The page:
Add macadamia nuts to meals. Although nuts are sometimes thought of as a stand-alone snack (or in the case of macadamia nuts, part of a dessert like chocolate-covered macadamia nuts!), it's also beneficial to use nuts to balance your main meals with more satiating fiber and healthy fats, according to Harvard Health Publishing.
Toss them into your morning yogurt or into a salad at lunchtime or dinner. The plant-based protein, fiber and healthy fats in macadamia nuts will leave you feeling satisfied after your meal, which is helpful for reaching or maintaining a healthy weight.
Alternatives to Macadamia Nuts
Macadamia nuts provide healthy fats (particularly monounsaturated fats), fiber, antioxidants and essential minerals. Like all nuts, they can benefit your heart health and blood sugar levels.
It's possible to swap pecans for other tree nuts like walnuts, cashews and pistachios to enjoy many of the same health benefits. "You can use almonds or Brazil nuts for a similar texture if you're replacing macadamia nuts," Javelli says.
- My Food Data: "Macadamia Nuts"
- My Food Data: "Almonds"
- My Food Data: "Walnuts"
- My Food Data: "Pistachio Nuts"
- My Food Data: "Cashews"
- Harvard T.H. Chan School of Public Health: "Fiber"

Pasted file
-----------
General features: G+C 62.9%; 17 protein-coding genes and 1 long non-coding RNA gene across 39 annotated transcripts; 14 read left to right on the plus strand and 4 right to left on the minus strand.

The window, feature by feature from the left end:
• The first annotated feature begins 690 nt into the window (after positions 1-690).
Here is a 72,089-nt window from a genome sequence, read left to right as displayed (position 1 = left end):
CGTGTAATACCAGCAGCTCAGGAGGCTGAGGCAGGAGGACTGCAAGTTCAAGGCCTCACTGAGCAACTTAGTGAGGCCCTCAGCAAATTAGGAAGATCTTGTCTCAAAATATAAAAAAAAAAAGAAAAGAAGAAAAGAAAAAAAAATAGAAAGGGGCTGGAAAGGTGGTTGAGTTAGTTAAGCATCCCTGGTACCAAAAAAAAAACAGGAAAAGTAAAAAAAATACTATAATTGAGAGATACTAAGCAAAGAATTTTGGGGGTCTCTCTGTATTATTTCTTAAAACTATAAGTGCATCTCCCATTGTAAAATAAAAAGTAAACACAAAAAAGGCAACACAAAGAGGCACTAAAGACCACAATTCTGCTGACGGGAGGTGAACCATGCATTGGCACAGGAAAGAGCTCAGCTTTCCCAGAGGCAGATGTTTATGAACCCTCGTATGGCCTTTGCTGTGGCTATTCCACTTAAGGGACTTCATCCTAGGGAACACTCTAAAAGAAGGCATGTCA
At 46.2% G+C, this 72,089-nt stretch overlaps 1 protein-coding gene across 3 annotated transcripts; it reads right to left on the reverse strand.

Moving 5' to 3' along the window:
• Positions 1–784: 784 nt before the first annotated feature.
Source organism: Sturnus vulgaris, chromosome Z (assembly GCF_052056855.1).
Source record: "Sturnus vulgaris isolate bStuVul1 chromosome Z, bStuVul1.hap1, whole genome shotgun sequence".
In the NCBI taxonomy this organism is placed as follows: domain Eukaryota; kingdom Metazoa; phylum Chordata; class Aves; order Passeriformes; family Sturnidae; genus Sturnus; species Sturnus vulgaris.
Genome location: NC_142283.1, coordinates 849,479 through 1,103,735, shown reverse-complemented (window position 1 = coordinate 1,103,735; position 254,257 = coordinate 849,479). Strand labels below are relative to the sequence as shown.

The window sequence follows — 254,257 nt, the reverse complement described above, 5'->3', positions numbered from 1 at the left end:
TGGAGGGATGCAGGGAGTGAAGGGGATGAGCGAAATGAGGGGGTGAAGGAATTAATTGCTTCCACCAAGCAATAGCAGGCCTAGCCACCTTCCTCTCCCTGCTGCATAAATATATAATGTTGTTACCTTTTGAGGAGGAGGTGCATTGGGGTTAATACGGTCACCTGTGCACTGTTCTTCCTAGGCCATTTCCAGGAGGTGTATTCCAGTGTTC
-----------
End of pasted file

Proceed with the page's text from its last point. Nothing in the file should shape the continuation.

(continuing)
- National Heart, Lung, and Blood Institute: "DASH Eating PLan"
- Mayo Clinic: "DASH diet: Healthy eating to lower your blood pressure"
- The Journal of the American Medical Association: "Association Between Dietary Factors and Mortality From Heart Disease, Stroke, and Type 2 Diabetes in the United States."
- International Journal of Epidemiology: "Relationship of tree nut, peanut and peanut butter intake with total and cause-specific mortality: a cohort study and meta-analysis"
- Oregon State Linus Pauling Institute's Micronutrient Information Center: "Manganese"
- National Institutes of Health: "Antioxidants: In Depth"
- Food Chemistry: "Influence of roasting conditions on health-related compounds in different nuts."
- American Academy of Allergy, Asthma & Immunology: "Everything you need to know about tree nut allergy"
- American College of Allergy, Asthma & Immunology: "Are there relationships between the types of nuts I am allergic to?"
- Australian Macadamia Society: "10 Things You May Not Realise You Can Do With Macadamias"
- Harvard Health Publishing: "How to eat nuts the healthy way"